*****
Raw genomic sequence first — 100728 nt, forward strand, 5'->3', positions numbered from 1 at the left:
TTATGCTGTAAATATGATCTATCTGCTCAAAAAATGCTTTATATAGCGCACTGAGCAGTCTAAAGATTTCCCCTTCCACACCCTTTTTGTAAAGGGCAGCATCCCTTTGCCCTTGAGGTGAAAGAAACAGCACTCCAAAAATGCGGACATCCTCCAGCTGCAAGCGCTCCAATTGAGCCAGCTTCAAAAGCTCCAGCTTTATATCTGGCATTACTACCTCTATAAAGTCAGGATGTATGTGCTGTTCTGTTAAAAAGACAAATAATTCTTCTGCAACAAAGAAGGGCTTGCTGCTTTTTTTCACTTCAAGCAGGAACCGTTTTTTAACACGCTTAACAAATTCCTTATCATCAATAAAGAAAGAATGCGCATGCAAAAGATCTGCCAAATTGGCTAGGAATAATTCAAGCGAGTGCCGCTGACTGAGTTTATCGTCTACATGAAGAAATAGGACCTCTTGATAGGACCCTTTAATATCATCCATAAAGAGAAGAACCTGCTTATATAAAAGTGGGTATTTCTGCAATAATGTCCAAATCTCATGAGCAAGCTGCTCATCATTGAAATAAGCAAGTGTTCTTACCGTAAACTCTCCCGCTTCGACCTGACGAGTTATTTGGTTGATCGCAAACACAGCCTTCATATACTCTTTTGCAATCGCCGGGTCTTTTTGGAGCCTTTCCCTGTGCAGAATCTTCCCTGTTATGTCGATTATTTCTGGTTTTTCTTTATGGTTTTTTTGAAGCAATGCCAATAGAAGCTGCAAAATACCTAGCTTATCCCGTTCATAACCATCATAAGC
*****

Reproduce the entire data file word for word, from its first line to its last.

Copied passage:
Raw genomic sequence first — 100728 nt, forward strand, 5'->3', positions numbered from 1 at the left:
TTATGCTGTAAATATGATCTATCTGCTCAAAAAATGCTTTATATAGCGCACTGAGCAGTCTAAAGATTTCCCCTTCCACACCCTTTTTGTAAAGGGCAGCATCCCTTTGCCCTTGAGGTGAAAGAAACAGCACTCCAAAAATGCGGACATCCTCCAGCTGCAAGCGCTCCAATTGAGCCAGCTTCAAAAGCTCCAGCTTTATATCTGGCATTACTACCTCTATAAAGTCAGGATGTATGTGCTGTTCTGTTAAAAAGACAAATAATTCTTCTGCAACAAAGAAGGGCTTGCTGCTTTTTTTCACTTCAAGCAGGAACCGTTTTTTAACACGCTTAACAAATTCCTTATCATCAATAAAGAAAGAATGCGCATGCAAAAGATCTGCCAAATTGGCTAGGAATAATTCAAGCGAGTGCCGCTGACTGAGTTTATCGTCTACATGAAGAAATAGGACCTCTTGATAGGACCCTTTAATATCATCCATAAAGAGAAGAACCTGCTTATATAAAAGTGGGTATTTCTGCAATAATGTCCAAATCTCATGAGCAAGCTGCTCATCATTGAAATAAGCAAGTGTTCTTACCGTAAACTCTCCCGCTTCGACCTGACGAGTTATTTGGTTGATCGCAAACACAGCCTTCATATACTCTTTTGCAATCGCCGGGTCTTTTTGGAGCCTTTCCCTGTGCAGAATCTTCCCTGTTATGTCGATTATTTCTGGTTTTTCTTTATGGTTTTTTTGAAGCAATGCCAATAGAAGCTGCAAAATACCTAGCTTATCCCGTTCATAACCATCATAAGC